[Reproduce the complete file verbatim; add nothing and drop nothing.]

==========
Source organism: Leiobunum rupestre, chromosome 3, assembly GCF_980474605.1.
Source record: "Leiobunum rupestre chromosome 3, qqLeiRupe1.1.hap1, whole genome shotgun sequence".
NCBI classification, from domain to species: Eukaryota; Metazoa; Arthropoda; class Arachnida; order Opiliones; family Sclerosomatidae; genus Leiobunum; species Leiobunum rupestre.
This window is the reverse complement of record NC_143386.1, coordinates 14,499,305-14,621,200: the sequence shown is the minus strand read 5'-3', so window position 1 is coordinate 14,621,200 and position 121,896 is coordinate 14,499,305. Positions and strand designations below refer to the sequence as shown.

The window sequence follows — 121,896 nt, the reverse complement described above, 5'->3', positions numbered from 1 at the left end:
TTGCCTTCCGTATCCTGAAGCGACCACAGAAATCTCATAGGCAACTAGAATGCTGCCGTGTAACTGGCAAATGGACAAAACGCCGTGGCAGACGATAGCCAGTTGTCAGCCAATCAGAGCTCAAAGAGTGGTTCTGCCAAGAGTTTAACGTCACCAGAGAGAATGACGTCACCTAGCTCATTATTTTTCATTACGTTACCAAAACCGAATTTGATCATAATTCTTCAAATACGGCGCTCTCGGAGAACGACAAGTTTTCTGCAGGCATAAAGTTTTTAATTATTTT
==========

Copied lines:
Source organism: Leiobunum rupestre, chromosome 3, assembly GCF_980474605.1.
Source record: "Leiobunum rupestre chromosome 3, qqLeiRupe1.1.hap1, whole genome shotgun sequence".
NCBI classification, from domain to species: Eukaryota; Metazoa; Arthropoda; class Arachnida; order Opiliones; family Sclerosomatidae; genus Leiobunum; species Leiobunum rupestre.
This window is the reverse complement of record NC_143386.1, coordinates 14,499,305-14,621,200: the sequence shown is the minus strand read 5'-3', so window position 1 is coordinate 14,621,200 and position 121,896 is coordinate 14,499,305. Positions and strand designations below refer to the sequence as shown.

The window sequence follows — 121,896 nt, the reverse complement described above, 5'->3', positions numbered from 1 at the left end:
TTGCCTTCCGTATCCTGAAGCGACCACAGAAATCTCATAGGCAACTAGAATGCTGCCGTGTAACTGGCAAATGGACAAAACGCCGTGGCAGACGATAGCCAGTTGTCAGCCAATCAGAGCTCAAAGAGTGGTTCTGCCAAGAGTTTAACGTCACCAGAGAGAATGACGTCACCTAGCTCATTATTTTTCATTACGTTACCAAAACCGAATTTGATCATAATTCTTCAAATACGGCGCTCTCGGAGAACGACAAGTTTTCTGCAGGCATAAAGTTTTTAATTATTTT